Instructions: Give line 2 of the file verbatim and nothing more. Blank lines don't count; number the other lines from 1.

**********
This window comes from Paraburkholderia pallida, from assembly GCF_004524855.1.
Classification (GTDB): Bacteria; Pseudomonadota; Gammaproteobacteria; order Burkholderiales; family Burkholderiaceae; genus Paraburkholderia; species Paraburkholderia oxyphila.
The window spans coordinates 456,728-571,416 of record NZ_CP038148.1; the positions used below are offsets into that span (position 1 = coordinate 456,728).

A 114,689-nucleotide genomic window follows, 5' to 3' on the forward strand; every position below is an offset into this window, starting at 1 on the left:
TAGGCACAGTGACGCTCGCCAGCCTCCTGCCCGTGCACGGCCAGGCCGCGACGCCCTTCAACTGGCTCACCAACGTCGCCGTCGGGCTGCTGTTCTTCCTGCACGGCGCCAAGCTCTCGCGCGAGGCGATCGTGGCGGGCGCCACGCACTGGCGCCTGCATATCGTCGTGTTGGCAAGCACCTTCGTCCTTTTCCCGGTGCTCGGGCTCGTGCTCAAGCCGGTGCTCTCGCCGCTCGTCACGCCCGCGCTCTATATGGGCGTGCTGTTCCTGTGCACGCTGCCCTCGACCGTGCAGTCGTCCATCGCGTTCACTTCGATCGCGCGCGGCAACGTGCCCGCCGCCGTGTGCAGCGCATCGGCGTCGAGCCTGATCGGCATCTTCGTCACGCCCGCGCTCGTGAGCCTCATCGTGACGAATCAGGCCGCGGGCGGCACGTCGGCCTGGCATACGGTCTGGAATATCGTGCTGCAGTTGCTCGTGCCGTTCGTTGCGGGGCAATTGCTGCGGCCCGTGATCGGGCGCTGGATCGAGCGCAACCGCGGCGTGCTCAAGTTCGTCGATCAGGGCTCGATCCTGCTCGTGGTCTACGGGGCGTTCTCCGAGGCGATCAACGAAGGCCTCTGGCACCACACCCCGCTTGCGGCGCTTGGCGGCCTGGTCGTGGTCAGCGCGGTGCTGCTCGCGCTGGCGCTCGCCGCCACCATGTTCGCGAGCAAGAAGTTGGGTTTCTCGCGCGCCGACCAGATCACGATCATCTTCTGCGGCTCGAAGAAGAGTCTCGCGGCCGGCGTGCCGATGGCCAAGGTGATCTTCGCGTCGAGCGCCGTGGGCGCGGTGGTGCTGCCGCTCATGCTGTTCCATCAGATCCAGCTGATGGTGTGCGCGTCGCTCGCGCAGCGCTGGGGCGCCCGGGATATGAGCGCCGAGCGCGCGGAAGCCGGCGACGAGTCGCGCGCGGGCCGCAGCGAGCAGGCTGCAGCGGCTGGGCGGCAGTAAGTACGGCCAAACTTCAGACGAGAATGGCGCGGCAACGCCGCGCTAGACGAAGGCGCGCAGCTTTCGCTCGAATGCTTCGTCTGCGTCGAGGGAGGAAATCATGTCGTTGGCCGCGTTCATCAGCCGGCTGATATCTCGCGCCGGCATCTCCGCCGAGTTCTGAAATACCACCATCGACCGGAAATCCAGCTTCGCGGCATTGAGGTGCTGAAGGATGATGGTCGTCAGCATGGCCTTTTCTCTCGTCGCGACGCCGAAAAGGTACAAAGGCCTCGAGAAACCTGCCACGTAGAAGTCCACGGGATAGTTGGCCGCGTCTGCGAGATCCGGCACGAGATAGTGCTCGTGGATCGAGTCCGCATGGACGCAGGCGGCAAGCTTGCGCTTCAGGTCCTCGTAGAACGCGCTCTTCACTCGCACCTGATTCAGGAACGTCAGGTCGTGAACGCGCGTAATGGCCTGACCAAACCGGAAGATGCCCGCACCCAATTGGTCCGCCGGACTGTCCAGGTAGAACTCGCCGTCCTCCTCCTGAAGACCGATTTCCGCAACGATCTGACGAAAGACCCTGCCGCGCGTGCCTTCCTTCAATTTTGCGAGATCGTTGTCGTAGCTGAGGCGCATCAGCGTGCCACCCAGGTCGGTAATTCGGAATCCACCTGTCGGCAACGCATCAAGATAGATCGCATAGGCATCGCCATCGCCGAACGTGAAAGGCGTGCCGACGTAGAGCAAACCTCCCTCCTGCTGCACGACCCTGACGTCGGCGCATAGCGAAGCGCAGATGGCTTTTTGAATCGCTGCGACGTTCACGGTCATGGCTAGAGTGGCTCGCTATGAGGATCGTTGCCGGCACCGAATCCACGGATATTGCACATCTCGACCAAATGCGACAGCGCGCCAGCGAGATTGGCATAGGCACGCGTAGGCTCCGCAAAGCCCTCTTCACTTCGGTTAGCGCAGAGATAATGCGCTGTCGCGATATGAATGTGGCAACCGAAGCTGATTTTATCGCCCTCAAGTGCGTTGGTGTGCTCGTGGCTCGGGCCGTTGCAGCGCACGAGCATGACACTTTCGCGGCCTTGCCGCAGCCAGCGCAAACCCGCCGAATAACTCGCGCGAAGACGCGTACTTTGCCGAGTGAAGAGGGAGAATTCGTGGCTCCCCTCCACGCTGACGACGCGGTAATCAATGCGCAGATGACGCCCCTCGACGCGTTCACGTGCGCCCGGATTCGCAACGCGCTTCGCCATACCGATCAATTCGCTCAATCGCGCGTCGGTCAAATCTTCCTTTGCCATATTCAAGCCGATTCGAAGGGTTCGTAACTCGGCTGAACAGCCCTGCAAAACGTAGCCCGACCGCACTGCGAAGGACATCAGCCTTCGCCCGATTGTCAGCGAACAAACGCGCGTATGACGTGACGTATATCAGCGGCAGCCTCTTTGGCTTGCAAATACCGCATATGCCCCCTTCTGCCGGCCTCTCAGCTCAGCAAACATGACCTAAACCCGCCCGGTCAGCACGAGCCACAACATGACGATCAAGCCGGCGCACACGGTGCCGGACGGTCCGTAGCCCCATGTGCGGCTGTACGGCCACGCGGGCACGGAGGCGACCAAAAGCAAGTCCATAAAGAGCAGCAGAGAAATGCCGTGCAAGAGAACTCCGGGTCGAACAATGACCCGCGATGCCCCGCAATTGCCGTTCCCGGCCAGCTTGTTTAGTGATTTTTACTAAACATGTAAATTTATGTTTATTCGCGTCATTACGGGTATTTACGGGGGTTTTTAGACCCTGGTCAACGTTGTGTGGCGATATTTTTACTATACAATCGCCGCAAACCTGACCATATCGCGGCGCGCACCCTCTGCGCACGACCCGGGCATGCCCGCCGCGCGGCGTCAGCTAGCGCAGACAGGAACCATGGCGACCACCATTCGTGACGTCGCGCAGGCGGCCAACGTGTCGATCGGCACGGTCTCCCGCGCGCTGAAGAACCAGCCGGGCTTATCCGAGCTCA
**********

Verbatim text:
Classification (GTDB): Bacteria; Pseudomonadota; Gammaproteobacteria; order Burkholderiales; family Burkholderiaceae; genus Paraburkholderia; species Paraburkholderia oxyphila.